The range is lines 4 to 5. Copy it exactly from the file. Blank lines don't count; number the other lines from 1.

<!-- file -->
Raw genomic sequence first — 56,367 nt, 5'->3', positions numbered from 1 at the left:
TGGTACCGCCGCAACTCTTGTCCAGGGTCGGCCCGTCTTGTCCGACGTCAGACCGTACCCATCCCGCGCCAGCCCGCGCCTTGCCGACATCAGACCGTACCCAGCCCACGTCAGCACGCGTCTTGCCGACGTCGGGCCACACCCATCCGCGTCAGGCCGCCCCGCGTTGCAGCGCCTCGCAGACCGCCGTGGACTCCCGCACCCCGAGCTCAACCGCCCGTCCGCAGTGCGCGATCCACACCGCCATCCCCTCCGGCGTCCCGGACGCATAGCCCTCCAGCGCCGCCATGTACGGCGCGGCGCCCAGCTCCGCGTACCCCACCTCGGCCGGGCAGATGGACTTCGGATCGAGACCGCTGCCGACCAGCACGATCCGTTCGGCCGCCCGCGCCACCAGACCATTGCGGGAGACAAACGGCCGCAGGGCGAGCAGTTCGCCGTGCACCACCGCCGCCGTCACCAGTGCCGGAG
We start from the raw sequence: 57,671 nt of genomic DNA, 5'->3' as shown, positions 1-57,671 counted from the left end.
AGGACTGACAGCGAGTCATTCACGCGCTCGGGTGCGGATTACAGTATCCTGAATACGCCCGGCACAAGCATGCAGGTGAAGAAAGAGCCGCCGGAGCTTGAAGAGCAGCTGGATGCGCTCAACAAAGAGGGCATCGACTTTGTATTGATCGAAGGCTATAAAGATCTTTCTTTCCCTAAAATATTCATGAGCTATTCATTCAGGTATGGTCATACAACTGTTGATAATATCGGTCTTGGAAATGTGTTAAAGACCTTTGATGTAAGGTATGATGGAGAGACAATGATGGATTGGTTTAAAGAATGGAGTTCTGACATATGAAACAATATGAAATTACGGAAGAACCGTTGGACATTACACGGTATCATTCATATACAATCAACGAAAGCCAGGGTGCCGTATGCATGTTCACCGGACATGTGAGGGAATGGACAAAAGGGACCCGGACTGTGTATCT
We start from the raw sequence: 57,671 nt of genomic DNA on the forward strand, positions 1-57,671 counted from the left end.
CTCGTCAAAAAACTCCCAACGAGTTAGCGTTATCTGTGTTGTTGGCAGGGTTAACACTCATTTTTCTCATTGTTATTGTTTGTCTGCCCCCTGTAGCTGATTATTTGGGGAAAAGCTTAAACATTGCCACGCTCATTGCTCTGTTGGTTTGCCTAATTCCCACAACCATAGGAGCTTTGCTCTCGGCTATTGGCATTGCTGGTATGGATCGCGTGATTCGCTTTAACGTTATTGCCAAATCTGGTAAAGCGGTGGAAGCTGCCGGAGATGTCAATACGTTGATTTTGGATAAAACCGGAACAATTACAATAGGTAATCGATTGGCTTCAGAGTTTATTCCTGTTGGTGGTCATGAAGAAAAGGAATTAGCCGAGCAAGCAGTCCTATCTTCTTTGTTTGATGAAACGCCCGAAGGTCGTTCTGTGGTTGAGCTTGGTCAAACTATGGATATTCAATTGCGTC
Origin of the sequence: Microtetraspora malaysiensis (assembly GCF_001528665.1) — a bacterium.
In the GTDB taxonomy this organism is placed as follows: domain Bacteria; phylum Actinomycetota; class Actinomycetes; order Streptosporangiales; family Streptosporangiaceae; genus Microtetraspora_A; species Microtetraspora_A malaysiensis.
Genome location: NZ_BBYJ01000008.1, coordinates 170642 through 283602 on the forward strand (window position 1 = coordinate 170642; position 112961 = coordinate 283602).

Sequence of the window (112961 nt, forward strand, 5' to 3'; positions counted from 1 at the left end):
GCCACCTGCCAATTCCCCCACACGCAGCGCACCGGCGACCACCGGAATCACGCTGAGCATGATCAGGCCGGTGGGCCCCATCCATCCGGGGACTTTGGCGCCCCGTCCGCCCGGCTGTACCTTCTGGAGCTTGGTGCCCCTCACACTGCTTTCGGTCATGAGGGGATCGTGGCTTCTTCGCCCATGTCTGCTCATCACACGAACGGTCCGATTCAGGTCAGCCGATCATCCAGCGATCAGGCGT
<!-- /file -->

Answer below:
AGGACTGACAGCGAGTCATTCACGCGCTCGGGTGCGGATTACAGTATCCTGAATACGCCCGGCACAAGCATGCAGGTGAAGAAAGAGCCGCCGGAGCTTGAAGAGCAGCTGGATGCGCTCAACAAAGAGGGCATCGACTTTGTATTGATCGAAGGCTATAAAGATCTTTCTTTCCCTAAAATATTCATGAGCTATTCATTCAGGTATGGTCATACAACTGTTGATAATATCGGTCTTGGAAATGTGTTAAAGACCTTTGATGTAAGGTATGATGGAGAGACAATGATGGATTGGTTTAAAGAATGGAGTTCTGACATATGAAACAATATGAAATTACGGAAGAACCGTTGGACATTACACGGTATCATTCATATACAATCAACGAAAGCCAGGGTGCCGTATGCATGTTCACCGGACATGTGAGGGAATGGACAAAAGGGACCCGGACTGTGTATCT
We start from the raw sequence: 57,671 nt of genomic DNA on the forward strand, positions 1-57,671 counted from the left end.